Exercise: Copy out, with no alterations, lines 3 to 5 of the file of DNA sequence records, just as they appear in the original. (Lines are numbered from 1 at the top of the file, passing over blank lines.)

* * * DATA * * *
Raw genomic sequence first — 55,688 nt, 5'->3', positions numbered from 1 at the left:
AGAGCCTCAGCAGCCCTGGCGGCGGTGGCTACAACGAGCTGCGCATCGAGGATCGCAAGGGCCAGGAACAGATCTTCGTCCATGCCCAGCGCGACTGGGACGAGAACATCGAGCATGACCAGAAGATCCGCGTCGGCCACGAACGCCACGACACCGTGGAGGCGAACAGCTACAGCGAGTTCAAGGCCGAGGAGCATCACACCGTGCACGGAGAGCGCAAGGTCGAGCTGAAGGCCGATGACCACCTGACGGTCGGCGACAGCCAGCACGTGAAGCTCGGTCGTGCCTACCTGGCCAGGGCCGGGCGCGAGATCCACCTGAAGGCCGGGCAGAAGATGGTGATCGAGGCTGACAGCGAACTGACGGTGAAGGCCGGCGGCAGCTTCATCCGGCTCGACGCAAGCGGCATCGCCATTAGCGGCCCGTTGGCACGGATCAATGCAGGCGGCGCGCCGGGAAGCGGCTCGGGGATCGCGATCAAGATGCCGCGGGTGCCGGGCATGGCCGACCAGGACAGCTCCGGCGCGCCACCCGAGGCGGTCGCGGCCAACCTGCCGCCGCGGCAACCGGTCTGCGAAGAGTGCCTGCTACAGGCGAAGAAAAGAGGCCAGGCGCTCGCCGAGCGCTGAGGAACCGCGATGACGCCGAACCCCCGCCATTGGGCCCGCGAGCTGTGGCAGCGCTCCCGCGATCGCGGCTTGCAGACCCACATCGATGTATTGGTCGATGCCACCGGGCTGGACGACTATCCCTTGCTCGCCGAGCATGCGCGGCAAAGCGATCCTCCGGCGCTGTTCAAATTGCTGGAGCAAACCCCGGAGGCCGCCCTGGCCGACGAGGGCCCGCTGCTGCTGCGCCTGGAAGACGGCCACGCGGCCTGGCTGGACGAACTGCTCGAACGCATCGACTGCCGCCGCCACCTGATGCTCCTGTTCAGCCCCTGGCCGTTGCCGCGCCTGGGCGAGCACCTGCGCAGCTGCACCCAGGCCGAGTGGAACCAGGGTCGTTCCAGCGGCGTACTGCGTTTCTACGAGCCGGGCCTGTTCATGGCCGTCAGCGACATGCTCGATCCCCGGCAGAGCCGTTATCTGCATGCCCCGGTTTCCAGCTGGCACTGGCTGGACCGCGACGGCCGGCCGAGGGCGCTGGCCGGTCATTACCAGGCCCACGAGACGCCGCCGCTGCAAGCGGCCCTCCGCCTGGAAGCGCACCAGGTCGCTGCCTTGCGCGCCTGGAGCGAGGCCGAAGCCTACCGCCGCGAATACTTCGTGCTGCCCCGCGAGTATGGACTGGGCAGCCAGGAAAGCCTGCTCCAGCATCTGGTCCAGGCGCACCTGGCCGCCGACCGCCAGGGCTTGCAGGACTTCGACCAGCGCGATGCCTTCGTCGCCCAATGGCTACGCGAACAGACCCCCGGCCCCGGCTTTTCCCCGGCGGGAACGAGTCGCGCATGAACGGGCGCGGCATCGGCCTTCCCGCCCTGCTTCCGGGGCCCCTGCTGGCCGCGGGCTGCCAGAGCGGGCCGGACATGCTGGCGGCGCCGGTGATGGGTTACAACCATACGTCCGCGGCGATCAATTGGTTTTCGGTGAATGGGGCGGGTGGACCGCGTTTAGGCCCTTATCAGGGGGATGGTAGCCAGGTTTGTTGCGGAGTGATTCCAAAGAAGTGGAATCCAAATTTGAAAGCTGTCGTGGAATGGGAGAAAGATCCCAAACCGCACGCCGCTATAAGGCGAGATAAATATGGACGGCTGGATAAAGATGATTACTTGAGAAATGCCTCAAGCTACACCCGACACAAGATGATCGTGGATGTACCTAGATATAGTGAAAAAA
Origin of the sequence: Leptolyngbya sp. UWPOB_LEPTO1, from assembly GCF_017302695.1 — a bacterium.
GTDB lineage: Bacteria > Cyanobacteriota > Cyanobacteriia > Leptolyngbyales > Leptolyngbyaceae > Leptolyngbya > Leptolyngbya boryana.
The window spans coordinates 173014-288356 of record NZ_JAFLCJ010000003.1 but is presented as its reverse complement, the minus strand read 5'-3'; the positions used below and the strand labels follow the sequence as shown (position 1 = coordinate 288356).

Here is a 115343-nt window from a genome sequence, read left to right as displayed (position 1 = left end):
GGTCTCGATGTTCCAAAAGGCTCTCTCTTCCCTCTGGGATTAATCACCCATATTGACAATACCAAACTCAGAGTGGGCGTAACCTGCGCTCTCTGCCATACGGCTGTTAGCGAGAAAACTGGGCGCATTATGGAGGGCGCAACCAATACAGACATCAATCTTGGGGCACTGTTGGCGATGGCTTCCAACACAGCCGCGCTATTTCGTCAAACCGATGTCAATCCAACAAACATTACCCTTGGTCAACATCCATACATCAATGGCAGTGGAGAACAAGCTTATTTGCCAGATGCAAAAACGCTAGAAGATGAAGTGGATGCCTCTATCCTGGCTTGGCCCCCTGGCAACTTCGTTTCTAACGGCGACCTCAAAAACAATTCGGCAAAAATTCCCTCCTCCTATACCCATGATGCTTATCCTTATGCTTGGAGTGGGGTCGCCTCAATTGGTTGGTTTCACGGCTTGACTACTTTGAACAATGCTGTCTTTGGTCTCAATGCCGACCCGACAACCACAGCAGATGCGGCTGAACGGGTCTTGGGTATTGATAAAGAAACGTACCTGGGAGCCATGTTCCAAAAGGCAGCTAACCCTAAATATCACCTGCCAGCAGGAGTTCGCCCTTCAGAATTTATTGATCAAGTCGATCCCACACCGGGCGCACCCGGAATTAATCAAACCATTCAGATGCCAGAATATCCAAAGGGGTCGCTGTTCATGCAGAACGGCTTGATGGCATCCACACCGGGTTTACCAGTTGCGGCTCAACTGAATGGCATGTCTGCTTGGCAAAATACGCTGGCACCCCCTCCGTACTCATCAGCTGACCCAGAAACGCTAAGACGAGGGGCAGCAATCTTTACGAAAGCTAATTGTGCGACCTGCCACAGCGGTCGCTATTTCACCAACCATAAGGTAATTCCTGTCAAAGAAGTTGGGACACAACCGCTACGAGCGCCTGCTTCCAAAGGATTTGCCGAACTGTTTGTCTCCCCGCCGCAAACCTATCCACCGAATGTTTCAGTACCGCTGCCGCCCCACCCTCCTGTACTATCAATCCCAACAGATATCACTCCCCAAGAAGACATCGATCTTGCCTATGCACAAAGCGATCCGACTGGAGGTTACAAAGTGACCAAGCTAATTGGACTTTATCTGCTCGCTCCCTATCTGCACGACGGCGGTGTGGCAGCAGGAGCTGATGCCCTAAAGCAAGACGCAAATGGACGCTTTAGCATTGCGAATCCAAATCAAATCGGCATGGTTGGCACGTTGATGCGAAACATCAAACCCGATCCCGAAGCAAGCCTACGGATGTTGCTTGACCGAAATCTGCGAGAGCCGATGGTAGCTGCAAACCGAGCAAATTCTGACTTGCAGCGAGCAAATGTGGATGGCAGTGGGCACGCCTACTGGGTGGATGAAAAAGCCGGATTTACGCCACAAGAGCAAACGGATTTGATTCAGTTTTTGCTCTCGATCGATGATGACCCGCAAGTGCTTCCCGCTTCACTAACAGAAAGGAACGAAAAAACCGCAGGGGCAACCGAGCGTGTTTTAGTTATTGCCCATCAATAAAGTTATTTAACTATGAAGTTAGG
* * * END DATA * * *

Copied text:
Origin of the sequence: Leptolyngbya sp. UWPOB_LEPTO1, from assembly GCF_017302695.1 — a bacterium.
GTDB lineage: Bacteria > Cyanobacteriota > Cyanobacteriia > Leptolyngbyales > Leptolyngbyaceae > Leptolyngbya > Leptolyngbya boryana.
The window spans coordinates 173014-288356 of record NZ_JAFLCJ010000003.1 but is presented as its reverse complement, the minus strand read 5'-3'; the positions used below and the strand labels follow the sequence as shown (position 1 = coordinate 288356).